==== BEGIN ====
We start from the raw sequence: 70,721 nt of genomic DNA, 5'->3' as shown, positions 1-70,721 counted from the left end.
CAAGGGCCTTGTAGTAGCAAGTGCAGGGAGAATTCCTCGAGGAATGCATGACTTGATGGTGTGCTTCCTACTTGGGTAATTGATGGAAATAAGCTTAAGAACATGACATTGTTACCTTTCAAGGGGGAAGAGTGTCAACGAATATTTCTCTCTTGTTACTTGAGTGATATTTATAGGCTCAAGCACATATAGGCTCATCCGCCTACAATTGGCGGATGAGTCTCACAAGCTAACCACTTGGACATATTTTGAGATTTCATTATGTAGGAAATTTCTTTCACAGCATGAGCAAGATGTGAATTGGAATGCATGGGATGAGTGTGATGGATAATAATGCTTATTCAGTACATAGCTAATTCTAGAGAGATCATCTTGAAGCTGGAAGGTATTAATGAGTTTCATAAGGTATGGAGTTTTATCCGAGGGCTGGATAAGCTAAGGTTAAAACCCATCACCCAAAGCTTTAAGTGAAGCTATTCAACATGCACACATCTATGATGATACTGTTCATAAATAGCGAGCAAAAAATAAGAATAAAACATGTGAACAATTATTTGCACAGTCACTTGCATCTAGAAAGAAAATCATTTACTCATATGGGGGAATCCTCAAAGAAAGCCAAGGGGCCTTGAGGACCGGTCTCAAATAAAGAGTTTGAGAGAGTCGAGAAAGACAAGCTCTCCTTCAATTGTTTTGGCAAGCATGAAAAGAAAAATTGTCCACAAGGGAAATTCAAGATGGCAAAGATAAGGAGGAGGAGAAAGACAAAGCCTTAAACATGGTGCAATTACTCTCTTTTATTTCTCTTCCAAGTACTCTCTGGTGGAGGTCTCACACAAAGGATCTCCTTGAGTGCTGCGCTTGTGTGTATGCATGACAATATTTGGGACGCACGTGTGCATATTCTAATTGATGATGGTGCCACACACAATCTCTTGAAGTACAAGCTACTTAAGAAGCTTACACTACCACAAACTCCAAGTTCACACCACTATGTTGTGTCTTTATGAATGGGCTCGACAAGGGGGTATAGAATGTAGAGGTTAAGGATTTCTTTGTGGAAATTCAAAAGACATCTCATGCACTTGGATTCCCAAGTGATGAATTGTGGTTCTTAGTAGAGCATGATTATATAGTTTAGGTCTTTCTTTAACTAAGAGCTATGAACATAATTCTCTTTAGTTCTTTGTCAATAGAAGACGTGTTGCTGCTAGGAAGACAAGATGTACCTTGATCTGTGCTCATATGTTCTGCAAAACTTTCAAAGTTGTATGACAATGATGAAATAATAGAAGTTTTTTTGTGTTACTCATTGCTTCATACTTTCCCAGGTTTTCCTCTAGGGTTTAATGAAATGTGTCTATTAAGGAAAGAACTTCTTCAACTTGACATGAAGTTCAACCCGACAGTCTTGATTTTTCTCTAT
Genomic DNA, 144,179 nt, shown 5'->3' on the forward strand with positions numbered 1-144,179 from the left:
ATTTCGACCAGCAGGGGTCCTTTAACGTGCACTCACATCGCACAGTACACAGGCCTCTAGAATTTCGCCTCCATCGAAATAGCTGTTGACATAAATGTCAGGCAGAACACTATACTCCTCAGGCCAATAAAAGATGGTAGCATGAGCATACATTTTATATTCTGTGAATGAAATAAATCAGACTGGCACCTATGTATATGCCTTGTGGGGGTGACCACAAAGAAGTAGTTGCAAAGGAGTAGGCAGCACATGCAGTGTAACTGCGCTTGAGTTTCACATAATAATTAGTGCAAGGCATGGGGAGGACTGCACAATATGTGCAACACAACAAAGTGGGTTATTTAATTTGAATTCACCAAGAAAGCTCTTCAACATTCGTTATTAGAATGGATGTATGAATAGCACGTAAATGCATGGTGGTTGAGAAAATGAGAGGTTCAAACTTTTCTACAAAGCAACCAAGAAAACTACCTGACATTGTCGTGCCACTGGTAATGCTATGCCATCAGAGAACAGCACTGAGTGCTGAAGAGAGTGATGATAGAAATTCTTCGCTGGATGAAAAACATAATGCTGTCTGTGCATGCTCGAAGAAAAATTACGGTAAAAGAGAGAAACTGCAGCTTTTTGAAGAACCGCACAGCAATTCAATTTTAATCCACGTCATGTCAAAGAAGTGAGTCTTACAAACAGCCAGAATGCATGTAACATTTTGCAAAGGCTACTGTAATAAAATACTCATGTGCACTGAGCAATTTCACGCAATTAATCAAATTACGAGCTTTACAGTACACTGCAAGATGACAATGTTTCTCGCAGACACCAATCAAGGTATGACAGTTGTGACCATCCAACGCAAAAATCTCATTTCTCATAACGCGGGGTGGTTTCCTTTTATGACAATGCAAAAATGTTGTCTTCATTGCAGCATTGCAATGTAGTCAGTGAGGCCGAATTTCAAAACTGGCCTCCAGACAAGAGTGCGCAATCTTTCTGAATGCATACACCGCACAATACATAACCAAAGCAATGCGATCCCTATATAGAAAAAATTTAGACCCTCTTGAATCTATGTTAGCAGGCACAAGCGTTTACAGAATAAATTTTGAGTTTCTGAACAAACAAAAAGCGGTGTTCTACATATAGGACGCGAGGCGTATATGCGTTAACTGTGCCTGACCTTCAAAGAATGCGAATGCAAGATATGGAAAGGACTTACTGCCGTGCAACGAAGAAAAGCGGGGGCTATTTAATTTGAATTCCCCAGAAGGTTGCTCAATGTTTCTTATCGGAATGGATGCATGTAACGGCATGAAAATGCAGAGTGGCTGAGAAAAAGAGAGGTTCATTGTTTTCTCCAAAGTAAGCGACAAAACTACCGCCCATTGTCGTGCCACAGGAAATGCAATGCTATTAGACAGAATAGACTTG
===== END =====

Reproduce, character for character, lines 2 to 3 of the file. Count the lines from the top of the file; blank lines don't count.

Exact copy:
CAAGGGCCTTGTAGTAGCAAGTGCAGGGAGAATTCCTCGAGGAATGCATGACTTGATGGTGTGCTTCCTACTTGGGTAATTGATGGAAATAAGCTTAAGAACATGACATTGTTACCTTTCAAGGGGGAAGAGTGTCAACGAATATTTCTCTCTTGTTACTTGAGTGATATTTATAGGCTCAAGCACATATAGGCTCATCCGCCTACAATTGGCGGATGAGTCTCACAAGCTAACCACTTGGACATATTTTGAGATTTCATTATGTAGGAAATTTCTTTCACAGCATGAGCAAGATGTGAATTGGAATGCATGGGATGAGTGTGATGGATAATAATGCTTATTCAGTACATAGCTAATTCTAGAGAGATCATCTTGAAGCTGGAAGGTATTAATGAGTTTCATAAGGTATGGAGTTTTATCCGAGGGCTGGATAAGCTAAGGTTAAAACCCATCACCCAAAGCTTTAAGTGAAGCTATTCAACATGCACACATCTATGATGATACTGTTCATAAATAGCGAGCAAAAAATAAGAATAAAACATGTGAACAATTATTTGCACAGTCACTTGCATCTAGAAAGAAAATCATTTACTCATATGGGGGAATCCTCAAAGAAAGCCAAGGGGCCTTGAGGACCGGTCTCAAATAAAGAGTTTGAGAGAGTCGAGAAAGACAAGCTCTCCTTCAATTGTTTTGGCAAGCATGAAAAGAAAAATTGTCCACAAGGGAAATTCAAGATGGCAAAGATAAGGAGGAGGAGAAAGACAAAGCCTTAAACATGGTGCAATTACTCTCTTTTATTTCTCTTCCAAGTACTCTCTGGTGGAGGTCTCACACAAAGGATCTCCTTGAGTGCTGCGCTTGTGTGTATGCATGACAATATTTGGGACGCACGTGTGCATATTCTAATTGATGATGGTGCCACACACAATCTCTTGAAGTACAAGCTACTTAAGAAGCTTACACTACCACAAACTCCAAGTTCACACCACTATGTTGTGTCTTTATGAATGGGCTCGACAAGGGGGTATAGAATGTAGAGGTTAAGGATTTCTTTGTGGAAATTCAAAAGACATCTCATGCACTTGGATTCCCAAGTGATGAATTGTGGTTCTTAGTAGAGCATGATTATATAGTTTAGGTCTTTCTTTAACTAAGAGCTATGAACATAATTCTCTTTAGTTCTTTGTCAATAGAAGACGTGTTGCTGCTAGGAAGACAAGATGTACCTTGATCTGTGCTCATATGTTCTGCAAAACTTTCAAAGTTGTATGACAATGATGAAATAATAGAAGTTTTTTTGTGTTACTCATTGCTTCATACTTTCCCAGGTTTTCCTCTAGGGTTTAATGAAATGTGTCTATTAAGGAAAGAACTTCTTCAACTTGACATGAAGTTCAACCCGACAGTCTTGATTTTTCTCTAT
Genomic DNA, 144,179 nt, shown 5'->3' on the forward strand with positions numbered 1-144,179 from the left: